Chickpea Panini - This chickpea panini is for kids and grown-ups alike

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Chickpea Panini - This chickpea panini is for kids and grown-ups alike

When someone asks us for school lunch tips, we usually suggest they pick something that appeals to them as much as their kids.

After all, you are going to go to the trouble of preparing lunch for your son; I could also prepare it for you.

The trick is to find recipes that appeal to all tastes. This chickpea panini qualifies.

If you think a chickpea sandwich is off-limits for light eaters, I don't blame you. But chickpea hummus is so popular with kids that this sandwich isn't too chewy.

It was such a favorite of all three of my children that I included it in my first cookbook, Best Lunch Box Ever.

How to make a chickpea panini

The filling for this sandwich is a combination of chickpeas, grated carrots, lots of lemon juice, and soft goat cheese.

It is satisfying and flavorful and will keep for several days in the refrigerator.

It's all done in one bowl and it's no more complicated than making a tuna or chicken salad.

Here are some tips:

  • The first step is to mash the chickpeas, which only requires a fork to get the job done.
  • Use pre-shredded carrots to save time.
  • This makes a healthy lunch. Half a sandwich is likely to be enough for children and those with light appetites.

Exchanges and Substitutions

Any good lunchbox recipe is flexible, and this panini definitely is. Feel free to copy the recipe using any of the following ideas:

  • Use another crunchy vegetable instead of carrots, such as diced celery or fennel.
  • Replace the arugula with a few thinly sliced lettuce or cucumber leaves.
  • If you don't like goat cheese, use whipped cream.
  • A baguette sandwich can be a bite for younger children, so feel free to use slices of sourdough or whole wheat bread. The spread is also tasty placed on whole grain crackers as a snack.
  • Use cannellini beans instead of chickpeas.


You can make the filling in advance. Place in a covered container and store in the fridge, where it will be tasty for about 4 days.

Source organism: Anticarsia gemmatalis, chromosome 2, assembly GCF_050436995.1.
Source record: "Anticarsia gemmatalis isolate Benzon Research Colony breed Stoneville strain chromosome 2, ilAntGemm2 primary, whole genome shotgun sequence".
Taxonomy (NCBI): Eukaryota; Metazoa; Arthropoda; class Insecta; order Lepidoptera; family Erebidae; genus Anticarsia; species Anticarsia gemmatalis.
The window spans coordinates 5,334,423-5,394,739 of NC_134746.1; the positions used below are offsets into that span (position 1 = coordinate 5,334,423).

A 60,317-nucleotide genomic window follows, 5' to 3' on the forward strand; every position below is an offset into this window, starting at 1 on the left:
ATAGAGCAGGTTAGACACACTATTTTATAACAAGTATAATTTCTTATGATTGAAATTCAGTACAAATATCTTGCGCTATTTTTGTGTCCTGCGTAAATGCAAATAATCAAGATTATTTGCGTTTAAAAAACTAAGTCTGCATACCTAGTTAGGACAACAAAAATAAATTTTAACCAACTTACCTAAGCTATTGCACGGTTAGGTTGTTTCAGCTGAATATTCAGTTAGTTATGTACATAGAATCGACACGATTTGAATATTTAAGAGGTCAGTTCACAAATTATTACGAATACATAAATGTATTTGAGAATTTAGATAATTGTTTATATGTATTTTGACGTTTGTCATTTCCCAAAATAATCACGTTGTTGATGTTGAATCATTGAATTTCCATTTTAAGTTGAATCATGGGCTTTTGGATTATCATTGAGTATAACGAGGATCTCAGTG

I recommend making the sandwiches the same day you plan to eat them so the bread doesn't get soggy.

What else to take

While this sandwich is a nutritious lunch on its own, it's always fun to add a few other goodies into a lunch box, like:

  • A whole piece of fruit, a small bunch of grapes, or DIY Fruit Leather
  • Jicama, cherry tomato or carrot sticks with dipping sauce, like this Edamame Avocado or
  • Homemade Ranch
  • Something crunchy, like pretzels or toasted pumpkin seeds
  • A small container of dark chocolate chips or a granola bar
  • A bottle of water (Tip! Freeze the bottle overnight so it's cold by lunchtime.)


  • 1 can (15 oz) chickpeas
  • 2 tablespoons fresh lemon juice, plus more for mounting
  • 2 tablespoons extra virgin olive oil, plus more for mounting
  • 1/4 teaspoon ground cumin
  • 3 ounces soft goat cheese (chèvre)
  • 1 cup loosely grated carrots (from 1 medium carrot)
  • 1 loaf of bread (18 inches)
  • 1 1/2 cups lightly packed arugula
  • salt to taste


Make the chickpea filling:

Drain the chickpeas in a colander or colander and rinse under cold running water. Dry well.

Transfer to a medium bowl and add the lemon juice, olive oil, and ground cumin.

Use the back of a fork to press the chickpeas into a thick, thick puree.

Add cheese and carrots:

Crumble the goat cheese into the bowl, add the carrots and mix well.

Fill the baguettes:

Cut the baguette into 3 5- to 6-inch pieces.

If you have leftover bread, save it for another use.

Cut each piece in half lengthwise, but not completely; you want it to be connected along one edge so that you can open the baguette like a book.

Divide hummus among 3 pieces, spreading well.

Cover with arugula. Squeeze some lemon juice, a drizzle of olive oil, and a pinch of salt on top. Attend.

Leftovers are not good. I recommend making the sandwiches the same day you plan to eat them so the bread doesn't get soggy.

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